40% Rate U.S. Health Care System As Good/Excellent; 71% Say The Same About Their Insurance Coverage

The latest ScottRasmussen.com health care survey shows that 40% of voters nationwide rate the U.S. health care system as good or excellent. That’s the highest total in over a year of regular polling on the question (see topline trends).   The survey also found that 36% now rate the system as just fair while 24% say poor (see full crosstab results).

Despite a fair amount of skepticism about the health care system, just 4% say the medical care they receive is poor. Seventy-four percent (74%) say they receive good or excellent medical care.

As for insurance,  71% rate their existing coverage as good or excellent, 19% say fair, and 10% poor. Those numbers help explain why any plan that forces people to give up their current insurance runs into enormous political resistance. They also explain why just 17% of voters want to ban private health insurance companies.

Additionally, if the government were to ban private health insurance, 54% believe the government buy out the shareholders of existing health insurance companies. Just 10% believe the government should simply force the companies into bankruptcy.

These attitudes have generally held steady over the past year. Voters consistently express a preference for more choice and less politics in health care. Insurance coverage that restricts choice is considered “junk insurance” by a solid majority of voters. These preferences are part of a broad recognition that Americans have more power acting as consumers rather than voters.

Eighty-percent (80%) of voters favor providing financial assistance to people who cannot afford health insurance or medical care. However, only 46% believe such assistance should come from the federal government.

Forty-one percent (41%) of voters believe more competition between health care providers is more likely to improve the quality of medical than more government regulation. A ScottRasmussen.com survey found that 25% take the opposite view and 34% are not sure. By a similar margin (42% to 28%) voters believe competition would do more to reduce the cost of care.

As for the future of health care, 48% believe new technologies will have a bigger positive impact than new government policies. Twenty-nine percent (29%) take the opposite view. Democrats are evenly divided on whether technology and competition is better than government policies. Republicans strongly believe that technology and competition is the better approach. Independent voters lean in the GOP direction but are not certain (see crosstab results).

Protecting voters with pre-existing conditions remains the top priority for voters in any health care reform. Number two on the list is requiring health insurance companies to offer a variety of health insurance options. Voters want insurance providers to provide a mix of  more expensive plans with comprehensive coverage and less expensive plans that cover only basic health care needs. If they had the chance, 65% of workers would choose less health insurance coverage and more take home pay.

Related data shows that voters are largely unaware of new technologies enabling self-monitoring of EKG’s and x-rays. Just 15% have ever had an online telemedicine visit (i.e., a doctor’s appointment via live video using programs or apps like Skype or FaceTime). Not surprisingly, that figure is much higher for younger voters. Another 36% are at least somewhat likely try an online telemedicine visit in the future (see question wording and results).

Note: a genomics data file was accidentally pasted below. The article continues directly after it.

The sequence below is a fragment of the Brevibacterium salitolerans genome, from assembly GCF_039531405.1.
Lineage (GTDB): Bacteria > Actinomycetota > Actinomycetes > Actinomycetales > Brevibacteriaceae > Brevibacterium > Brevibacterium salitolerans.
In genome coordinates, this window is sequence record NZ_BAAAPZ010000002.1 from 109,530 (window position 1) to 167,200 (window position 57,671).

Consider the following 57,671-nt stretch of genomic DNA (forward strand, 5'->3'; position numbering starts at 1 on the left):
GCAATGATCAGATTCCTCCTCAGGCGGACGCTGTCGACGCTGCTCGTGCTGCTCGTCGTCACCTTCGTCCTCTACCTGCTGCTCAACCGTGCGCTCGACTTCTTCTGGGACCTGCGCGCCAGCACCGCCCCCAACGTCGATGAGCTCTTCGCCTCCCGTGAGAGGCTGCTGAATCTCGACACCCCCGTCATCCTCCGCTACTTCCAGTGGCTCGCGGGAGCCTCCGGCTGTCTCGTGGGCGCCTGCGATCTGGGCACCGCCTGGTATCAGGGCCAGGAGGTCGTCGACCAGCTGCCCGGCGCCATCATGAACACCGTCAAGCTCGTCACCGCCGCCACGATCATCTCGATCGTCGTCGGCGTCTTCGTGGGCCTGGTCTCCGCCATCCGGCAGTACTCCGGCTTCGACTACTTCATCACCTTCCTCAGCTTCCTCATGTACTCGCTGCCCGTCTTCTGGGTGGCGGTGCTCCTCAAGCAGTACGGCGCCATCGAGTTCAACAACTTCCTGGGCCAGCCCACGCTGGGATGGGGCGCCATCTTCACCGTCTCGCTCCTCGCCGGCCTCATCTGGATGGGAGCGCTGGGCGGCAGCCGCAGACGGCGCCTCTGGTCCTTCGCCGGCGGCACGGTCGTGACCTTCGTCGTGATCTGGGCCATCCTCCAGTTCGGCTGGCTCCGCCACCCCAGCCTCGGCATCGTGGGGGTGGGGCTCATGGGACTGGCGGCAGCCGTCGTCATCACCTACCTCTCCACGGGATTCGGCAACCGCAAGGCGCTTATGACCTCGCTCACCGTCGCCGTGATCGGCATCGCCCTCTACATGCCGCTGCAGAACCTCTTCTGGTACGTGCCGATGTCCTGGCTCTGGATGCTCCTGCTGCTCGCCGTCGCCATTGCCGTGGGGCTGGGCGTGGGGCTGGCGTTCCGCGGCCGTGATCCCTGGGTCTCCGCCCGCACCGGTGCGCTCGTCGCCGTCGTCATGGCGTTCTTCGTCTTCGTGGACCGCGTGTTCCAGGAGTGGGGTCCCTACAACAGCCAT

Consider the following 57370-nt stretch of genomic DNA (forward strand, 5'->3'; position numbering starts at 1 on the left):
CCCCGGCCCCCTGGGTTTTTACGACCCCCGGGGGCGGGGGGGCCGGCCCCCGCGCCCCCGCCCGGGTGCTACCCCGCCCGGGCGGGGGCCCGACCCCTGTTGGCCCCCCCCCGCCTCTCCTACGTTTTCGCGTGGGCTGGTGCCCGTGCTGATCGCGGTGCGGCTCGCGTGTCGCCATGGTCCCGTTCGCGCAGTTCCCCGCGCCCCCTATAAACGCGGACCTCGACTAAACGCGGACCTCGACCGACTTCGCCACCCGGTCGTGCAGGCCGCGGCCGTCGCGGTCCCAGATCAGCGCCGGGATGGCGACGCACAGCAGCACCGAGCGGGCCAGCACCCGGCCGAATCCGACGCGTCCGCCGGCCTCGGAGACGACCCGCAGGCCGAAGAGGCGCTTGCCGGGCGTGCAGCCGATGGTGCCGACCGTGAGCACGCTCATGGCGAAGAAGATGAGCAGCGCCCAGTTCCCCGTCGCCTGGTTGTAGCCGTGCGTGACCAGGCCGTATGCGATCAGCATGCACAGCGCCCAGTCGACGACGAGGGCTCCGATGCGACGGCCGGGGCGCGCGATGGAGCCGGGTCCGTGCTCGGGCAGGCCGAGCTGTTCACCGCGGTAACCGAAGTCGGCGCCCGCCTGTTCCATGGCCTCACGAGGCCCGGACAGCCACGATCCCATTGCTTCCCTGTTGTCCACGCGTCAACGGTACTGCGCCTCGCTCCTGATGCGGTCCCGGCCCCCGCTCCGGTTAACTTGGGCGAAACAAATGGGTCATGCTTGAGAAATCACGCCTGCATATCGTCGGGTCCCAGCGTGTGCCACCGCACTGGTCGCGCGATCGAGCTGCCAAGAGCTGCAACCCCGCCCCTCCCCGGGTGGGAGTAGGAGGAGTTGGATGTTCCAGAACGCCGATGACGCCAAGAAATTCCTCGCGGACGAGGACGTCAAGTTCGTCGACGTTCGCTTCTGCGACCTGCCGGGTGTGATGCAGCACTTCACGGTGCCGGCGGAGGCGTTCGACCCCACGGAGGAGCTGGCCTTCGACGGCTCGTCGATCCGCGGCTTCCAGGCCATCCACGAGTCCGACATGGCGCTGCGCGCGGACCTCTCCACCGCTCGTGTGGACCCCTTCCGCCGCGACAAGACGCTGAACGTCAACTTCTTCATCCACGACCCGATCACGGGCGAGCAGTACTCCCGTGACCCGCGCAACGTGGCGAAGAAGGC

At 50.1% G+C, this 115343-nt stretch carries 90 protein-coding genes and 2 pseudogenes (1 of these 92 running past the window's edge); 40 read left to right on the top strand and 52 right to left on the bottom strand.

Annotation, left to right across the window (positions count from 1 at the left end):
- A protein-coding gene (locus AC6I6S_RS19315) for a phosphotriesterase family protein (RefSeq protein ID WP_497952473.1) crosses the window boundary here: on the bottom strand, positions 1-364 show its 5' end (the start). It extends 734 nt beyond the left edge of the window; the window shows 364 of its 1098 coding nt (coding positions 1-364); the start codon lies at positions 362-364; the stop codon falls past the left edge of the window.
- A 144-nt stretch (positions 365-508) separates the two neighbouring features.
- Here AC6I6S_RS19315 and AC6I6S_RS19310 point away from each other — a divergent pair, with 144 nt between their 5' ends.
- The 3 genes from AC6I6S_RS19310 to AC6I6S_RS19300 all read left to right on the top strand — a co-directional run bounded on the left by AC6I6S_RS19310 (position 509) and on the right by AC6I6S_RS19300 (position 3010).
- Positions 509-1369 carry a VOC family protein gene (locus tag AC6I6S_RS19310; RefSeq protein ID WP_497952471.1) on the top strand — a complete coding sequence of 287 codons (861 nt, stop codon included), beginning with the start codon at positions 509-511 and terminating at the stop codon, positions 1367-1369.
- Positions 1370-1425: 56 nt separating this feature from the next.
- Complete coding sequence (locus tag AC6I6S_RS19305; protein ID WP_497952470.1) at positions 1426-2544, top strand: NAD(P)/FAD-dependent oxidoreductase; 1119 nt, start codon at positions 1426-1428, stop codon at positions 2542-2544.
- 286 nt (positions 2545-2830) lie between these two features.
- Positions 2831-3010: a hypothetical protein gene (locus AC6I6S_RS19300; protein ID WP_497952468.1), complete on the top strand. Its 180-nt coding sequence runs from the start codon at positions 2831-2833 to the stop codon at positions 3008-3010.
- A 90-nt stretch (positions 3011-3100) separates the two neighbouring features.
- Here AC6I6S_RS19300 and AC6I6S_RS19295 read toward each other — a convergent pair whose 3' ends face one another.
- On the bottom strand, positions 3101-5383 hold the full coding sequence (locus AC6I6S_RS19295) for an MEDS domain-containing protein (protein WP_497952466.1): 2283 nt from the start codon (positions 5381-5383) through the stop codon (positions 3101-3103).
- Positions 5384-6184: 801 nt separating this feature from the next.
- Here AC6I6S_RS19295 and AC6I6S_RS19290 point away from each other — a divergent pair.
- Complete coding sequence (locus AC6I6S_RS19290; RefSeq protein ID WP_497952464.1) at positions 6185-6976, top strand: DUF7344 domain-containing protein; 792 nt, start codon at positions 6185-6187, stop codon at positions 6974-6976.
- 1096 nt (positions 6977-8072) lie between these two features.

ScottRasmussen.com tracks ratings of the health care system and related items at least twice a month. Latest results are always released on this page. We also provide weekly updates of economic confidence and frequent updates of polling on immigrationCongress, the Supreme Court, and trust in government.

Health care consistently ranked as the top issue for voters throughout the 2018 midterm election process.During the election, voters without health insurance were fairly evenly divided on their Congressional vote. Not only that, voters remain evenly divided on key health care trade-offs.

Our most recent release shows that, in terms of addressing health care concerns, voters prefer more competition rather than more government regulation. That’s consistent with a long-standing voter desire for more choice and less politics in the health care system.

In today’s political environment, the top voter priority is protecting those with pre-existing conditions. Number two on the voter list was requiring health insurance companies to offer a variety of health insurance options, including more expensive plans with comprehensive coverage and less expensive plans that cover only basic health care needs.

The mission of ScottRasmussen.com is to enhance the public dialogue through data-driven analysis that explores the underlying currents of public opinion (read About Us). We release new polling data daily, including updates of the president’s Job Approval Rating and the Generic Congressional Ballot.

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The national survey of 1,000 Registered Voters was conducted July 23-24, 2019 by ScottRasmussen.com and HarrisX, a polling company specializing in online surveys (see Methodology). It has a 3.1 percentage point Margin of Sampling Error with a 95% level of confidence.

Neither Scott Rasmussen nor ScottRasmussen.com has any relationship with Rasmussen Reports® (see About Us).

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